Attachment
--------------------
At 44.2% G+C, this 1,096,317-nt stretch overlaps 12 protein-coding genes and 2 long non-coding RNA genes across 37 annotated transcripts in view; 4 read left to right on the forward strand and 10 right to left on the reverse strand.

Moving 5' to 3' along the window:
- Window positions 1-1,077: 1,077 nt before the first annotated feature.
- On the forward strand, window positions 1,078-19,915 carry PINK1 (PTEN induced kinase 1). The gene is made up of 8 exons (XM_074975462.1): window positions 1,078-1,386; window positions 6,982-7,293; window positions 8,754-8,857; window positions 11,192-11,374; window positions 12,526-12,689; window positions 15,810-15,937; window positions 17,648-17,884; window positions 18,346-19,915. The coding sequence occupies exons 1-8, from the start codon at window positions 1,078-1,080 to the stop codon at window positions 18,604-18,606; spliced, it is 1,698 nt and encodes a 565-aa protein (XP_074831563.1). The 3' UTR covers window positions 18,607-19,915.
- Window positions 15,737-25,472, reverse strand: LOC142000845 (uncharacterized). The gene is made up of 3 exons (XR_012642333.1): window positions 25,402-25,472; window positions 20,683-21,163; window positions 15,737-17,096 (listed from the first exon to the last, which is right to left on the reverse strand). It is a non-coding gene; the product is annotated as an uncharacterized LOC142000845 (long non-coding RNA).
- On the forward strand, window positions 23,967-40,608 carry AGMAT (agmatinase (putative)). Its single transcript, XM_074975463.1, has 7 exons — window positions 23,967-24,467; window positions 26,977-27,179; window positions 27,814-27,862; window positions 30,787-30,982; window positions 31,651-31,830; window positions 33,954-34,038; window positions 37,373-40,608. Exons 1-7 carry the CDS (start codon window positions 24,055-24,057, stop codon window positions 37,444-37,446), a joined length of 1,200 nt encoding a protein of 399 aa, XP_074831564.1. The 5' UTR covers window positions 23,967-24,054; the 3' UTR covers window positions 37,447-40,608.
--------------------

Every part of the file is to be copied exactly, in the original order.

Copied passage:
At 44.2% G+C, this 1,096,317-nt stretch overlaps 12 protein-coding genes and 2 long non-coding RNA genes across 37 annotated transcripts in view; 4 read left to right on the forward strand and 10 right to left on the reverse strand.

Moving 5' to 3' along the window:
- Window positions 1-1,077: 1,077 nt before the first annotated feature.
- On the forward strand, window positions 1,078-19,915 carry PINK1 (PTEN induced kinase 1). The gene is made up of 8 exons (XM_074975462.1): window positions 1,078-1,386; window positions 6,982-7,293; window positions 8,754-8,857; window positions 11,192-11,374; window positions 12,526-12,689; window positions 15,810-15,937; window positions 17,648-17,884; window positions 18,346-19,915. The coding sequence occupies exons 1-8, from the start codon at window positions 1,078-1,080 to the stop codon at window positions 18,604-18,606; spliced, it is 1,698 nt and encodes a 565-aa protein (XP_074831563.1). The 3' UTR covers window positions 18,607-19,915.
- Window positions 15,737-25,472, reverse strand: LOC142000845 (uncharacterized). The gene is made up of 3 exons (XR_012642333.1): window positions 25,402-25,472; window positions 20,683-21,163; window positions 15,737-17,096 (listed from the first exon to the last, which is right to left on the reverse strand). It is a non-coding gene; the product is annotated as an uncharacterized LOC142000845 (long non-coding RNA).
- On the forward strand, window positions 23,967-40,608 carry AGMAT (agmatinase (putative)). Its single transcript, XM_074975463.1, has 7 exons — window positions 23,967-24,467; window positions 26,977-27,179; window positions 27,814-27,862; window positions 30,787-30,982; window positions 31,651-31,830; window positions 33,954-34,038; window positions 37,373-40,608. Exons 1-7 carry the CDS (start codon window positions 24,055-24,057, stop codon window positions 37,444-37,446), a joined length of 1,200 nt encoding a protein of 399 aa, XP_074831564.1. The 5' UTR covers window positions 23,967-24,054; the 3' UTR covers window positions 37,447-40,608.